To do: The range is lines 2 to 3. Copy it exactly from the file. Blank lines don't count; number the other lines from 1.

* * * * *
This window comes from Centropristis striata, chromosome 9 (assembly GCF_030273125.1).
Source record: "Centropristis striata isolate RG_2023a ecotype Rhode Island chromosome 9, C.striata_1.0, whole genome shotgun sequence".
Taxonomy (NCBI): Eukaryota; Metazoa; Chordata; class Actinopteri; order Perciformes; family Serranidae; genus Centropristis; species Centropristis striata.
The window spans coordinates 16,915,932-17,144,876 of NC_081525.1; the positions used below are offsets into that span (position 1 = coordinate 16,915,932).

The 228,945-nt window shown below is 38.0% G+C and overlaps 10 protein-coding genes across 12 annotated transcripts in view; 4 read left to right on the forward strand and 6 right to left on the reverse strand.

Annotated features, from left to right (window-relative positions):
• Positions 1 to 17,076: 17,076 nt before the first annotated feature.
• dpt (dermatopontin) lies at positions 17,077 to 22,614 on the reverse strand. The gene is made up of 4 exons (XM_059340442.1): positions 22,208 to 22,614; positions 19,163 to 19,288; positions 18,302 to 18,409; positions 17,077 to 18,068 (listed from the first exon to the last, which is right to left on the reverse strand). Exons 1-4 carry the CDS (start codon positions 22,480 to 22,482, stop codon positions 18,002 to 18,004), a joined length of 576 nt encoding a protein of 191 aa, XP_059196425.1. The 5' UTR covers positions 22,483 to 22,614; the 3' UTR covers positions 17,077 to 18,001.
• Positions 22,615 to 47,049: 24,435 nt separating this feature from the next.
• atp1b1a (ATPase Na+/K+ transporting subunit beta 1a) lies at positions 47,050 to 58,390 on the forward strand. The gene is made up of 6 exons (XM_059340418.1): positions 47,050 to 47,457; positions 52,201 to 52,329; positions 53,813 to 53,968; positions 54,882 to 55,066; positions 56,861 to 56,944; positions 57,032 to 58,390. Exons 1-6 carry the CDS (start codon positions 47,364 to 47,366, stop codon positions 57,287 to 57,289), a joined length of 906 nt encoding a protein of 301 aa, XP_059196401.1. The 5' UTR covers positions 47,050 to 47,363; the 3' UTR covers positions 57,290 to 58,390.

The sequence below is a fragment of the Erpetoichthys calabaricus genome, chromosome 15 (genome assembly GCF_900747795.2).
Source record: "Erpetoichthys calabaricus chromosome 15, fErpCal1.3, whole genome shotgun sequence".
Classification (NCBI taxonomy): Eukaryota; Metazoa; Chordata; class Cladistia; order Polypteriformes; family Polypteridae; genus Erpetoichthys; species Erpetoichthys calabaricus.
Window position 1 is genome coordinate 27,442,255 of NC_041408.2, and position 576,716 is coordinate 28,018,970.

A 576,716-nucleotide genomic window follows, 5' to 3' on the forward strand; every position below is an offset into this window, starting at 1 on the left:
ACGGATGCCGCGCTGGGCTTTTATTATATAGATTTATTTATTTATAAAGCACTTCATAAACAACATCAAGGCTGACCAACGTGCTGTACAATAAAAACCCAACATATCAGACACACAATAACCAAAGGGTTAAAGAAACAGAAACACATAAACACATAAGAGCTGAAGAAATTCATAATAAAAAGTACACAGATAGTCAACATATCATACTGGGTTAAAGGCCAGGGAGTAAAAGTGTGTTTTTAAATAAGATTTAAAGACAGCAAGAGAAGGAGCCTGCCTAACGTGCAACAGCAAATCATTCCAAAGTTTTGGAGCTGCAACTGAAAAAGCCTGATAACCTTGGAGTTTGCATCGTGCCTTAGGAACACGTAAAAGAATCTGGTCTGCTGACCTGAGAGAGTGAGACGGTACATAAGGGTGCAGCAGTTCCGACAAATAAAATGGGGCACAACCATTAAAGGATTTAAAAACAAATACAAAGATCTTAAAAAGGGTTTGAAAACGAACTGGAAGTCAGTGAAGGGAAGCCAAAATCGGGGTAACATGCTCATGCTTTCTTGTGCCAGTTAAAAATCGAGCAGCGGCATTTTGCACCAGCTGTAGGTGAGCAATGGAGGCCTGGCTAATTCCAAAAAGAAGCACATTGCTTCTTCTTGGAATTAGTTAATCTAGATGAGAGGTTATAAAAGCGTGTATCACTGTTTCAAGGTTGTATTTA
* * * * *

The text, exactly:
Source record: "Centropristis striata isolate RG_2023a ecotype Rhode Island chromosome 9, C.striata_1.0, whole genome shotgun sequence".
Taxonomy (NCBI): Eukaryota; Metazoa; Chordata; class Actinopteri; order Perciformes; family Serranidae; genus Centropristis; species Centropristis striata.